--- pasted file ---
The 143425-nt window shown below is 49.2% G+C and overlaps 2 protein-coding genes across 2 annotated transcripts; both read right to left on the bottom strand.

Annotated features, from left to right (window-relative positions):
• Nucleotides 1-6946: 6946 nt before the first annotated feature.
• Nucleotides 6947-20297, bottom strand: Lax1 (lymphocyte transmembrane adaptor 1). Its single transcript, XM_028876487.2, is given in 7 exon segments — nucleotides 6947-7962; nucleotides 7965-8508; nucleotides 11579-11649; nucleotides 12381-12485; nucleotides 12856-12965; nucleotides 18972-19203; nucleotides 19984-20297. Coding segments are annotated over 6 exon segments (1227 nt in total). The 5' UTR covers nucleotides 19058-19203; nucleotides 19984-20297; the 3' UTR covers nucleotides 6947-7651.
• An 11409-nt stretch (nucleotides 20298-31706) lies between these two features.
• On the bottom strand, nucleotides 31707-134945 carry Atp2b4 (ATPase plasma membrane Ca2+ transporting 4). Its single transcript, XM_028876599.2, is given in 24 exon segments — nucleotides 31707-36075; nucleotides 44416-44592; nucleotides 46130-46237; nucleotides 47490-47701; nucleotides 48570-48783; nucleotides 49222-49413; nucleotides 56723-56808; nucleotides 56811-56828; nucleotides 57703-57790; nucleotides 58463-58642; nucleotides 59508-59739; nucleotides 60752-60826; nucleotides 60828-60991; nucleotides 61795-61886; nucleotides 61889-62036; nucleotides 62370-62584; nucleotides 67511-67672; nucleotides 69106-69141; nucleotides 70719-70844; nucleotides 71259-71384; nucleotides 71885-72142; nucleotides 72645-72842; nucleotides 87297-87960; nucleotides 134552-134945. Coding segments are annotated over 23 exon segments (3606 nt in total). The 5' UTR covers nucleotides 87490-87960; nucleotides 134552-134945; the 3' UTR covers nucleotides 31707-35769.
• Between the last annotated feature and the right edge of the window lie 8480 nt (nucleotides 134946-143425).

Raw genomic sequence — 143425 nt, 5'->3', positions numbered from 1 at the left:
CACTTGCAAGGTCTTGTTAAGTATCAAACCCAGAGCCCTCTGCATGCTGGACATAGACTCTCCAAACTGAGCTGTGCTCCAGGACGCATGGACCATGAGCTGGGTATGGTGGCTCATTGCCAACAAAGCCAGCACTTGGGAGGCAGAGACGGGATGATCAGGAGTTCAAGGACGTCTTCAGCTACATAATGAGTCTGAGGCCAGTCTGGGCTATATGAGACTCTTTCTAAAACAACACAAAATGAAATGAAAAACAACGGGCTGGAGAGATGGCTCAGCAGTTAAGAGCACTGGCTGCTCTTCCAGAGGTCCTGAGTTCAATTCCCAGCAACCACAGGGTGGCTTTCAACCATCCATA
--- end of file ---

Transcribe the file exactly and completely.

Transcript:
The 143425-nt window shown below is 49.2% G+C and overlaps 2 protein-coding genes across 2 annotated transcripts; both read right to left on the bottom strand.

Annotated features, from left to right (window-relative positions):
• Nucleotides 1-6946: 6946 nt before the first annotated feature.
• Nucleotides 6947-20297, bottom strand: Lax1 (lymphocyte transmembrane adaptor 1). Its single transcript, XM_028876487.2, is given in 7 exon segments — nucleotides 6947-7962; nucleotides 7965-8508; nucleotides 11579-11649; nucleotides 12381-12485; nucleotides 12856-12965; nucleotides 18972-19203; nucleotides 19984-20297. Coding segments are annotated over 6 exon segments (1227 nt in total). The 5' UTR covers nucleotides 19058-19203; nucleotides 19984-20297; the 3' UTR covers nucleotides 6947-7651.
• An 11409-nt stretch (nucleotides 20298-31706) lies between these two features.
• On the bottom strand, nucleotides 31707-134945 carry Atp2b4 (ATPase plasma membrane Ca2+ transporting 4). Its single transcript, XM_028876599.2, is given in 24 exon segments — nucleotides 31707-36075; nucleotides 44416-44592; nucleotides 46130-46237; nucleotides 47490-47701; nucleotides 48570-48783; nucleotides 49222-49413; nucleotides 56723-56808; nucleotides 56811-56828; nucleotides 57703-57790; nucleotides 58463-58642; nucleotides 59508-59739; nucleotides 60752-60826; nucleotides 60828-60991; nucleotides 61795-61886; nucleotides 61889-62036; nucleotides 62370-62584; nucleotides 67511-67672; nucleotides 69106-69141; nucleotides 70719-70844; nucleotides 71259-71384; nucleotides 71885-72142; nucleotides 72645-72842; nucleotides 87297-87960; nucleotides 134552-134945. Coding segments are annotated over 23 exon segments (3606 nt in total). The 5' UTR covers nucleotides 87490-87960; nucleotides 134552-134945; the 3' UTR covers nucleotides 31707-35769.
• Between the last annotated feature and the right edge of the window lie 8480 nt (nucleotides 134946-143425).

Raw genomic sequence — 143425 nt, 5'->3', positions numbered from 1 at the left:
CACTTGCAAGGTCTTGTTAAGTATCAAACCCAGAGCCCTCTGCATGCTGGACATAGACTCTCCAAACTGAGCTGTGCTCCAGGACGCATGGACCATGAGCTGGGTATGGTGGCTCATTGCCAACAAAGCCAGCACTTGGGAGGCAGAGACGGGATGATCAGGAGTTCAAGGACGTCTTCAGCTACATAATGAGTCTGAGGCCAGTCTGGGCTATATGAGACTCTTTCTAAAACAACACAAAATGAAATGAAAAACAACGGGCTGGAGAGATGGCTCAGCAGTTAAGAGCACTGGCTGCTCTTCCAGAGGTCCTGAGTTCAATTCCCAGCAACCACAGGGTGGCTTTCAACCATCCATA